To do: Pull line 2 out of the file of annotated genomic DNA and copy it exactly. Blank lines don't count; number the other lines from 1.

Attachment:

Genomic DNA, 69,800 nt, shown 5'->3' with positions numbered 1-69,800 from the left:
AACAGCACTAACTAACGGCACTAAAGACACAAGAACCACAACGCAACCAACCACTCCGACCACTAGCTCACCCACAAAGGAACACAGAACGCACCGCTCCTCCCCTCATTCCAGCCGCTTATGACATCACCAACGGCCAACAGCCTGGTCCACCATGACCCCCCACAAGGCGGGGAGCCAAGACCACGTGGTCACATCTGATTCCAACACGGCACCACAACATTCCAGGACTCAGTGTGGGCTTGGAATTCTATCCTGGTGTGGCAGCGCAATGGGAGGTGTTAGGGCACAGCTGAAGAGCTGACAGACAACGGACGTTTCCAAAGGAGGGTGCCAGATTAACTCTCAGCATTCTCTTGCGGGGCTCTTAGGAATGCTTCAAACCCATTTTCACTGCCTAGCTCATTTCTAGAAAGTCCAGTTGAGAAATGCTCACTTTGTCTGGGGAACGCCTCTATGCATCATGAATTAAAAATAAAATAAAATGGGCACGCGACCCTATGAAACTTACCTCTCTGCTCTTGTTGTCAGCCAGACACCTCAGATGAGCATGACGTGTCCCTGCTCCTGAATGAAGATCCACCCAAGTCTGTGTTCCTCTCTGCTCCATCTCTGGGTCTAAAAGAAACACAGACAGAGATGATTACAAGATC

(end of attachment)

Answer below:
AACAGCACTAACTAACGGCACTAAAGACACAAGAACCACAACGCAACCAACCACTCCGACCACTAGCTCACCCACAAAGGAACACAGAACGCACCGCTCCTCCCCTCATTCCAGCCGCTTATGACATCACCAACGGCCAACAGCCTGGTCCACCATGACCCCCCACAAGGCGGGGAGCCAAGACCACGTGGTCACATCTGATTCCAACACGGCACCACAACATTCCAGGACTCAGTGTGGGCTTGGAATTCTATCCTGGTGTGGCAGCGCAATGGGAGGTGTTAGGGCACAGCTGAAGAGCTGACAGACAACGGACGTTTCCAAAGGAGGGTGCCAGATTAACTCTCAGCATTCTCTTGCGGGGCTCTTAGGAATGCTTCAAACCCATTTTCACTGCCTAGCTCATTTCTAGAAAGTCCAGTTGAGAAATGCTCACTTTGTCTGGGGAACGCCTCTATGCATCATGAATTAAAAATAAAATAAAATGGGCACGCGACCCTATGAAACTTACCTCTCTGCTCTTGTTGTCAGCCAGACACCTCAGATGAGCATGACGTGTCCCTGCTCCTGAATGAAGATCCACCCAAGTCTGTGTTCCTCTCTGCTCCATCTCTGGGTCTAAAAGAAACACAGACAGAGATGATTACAAGATC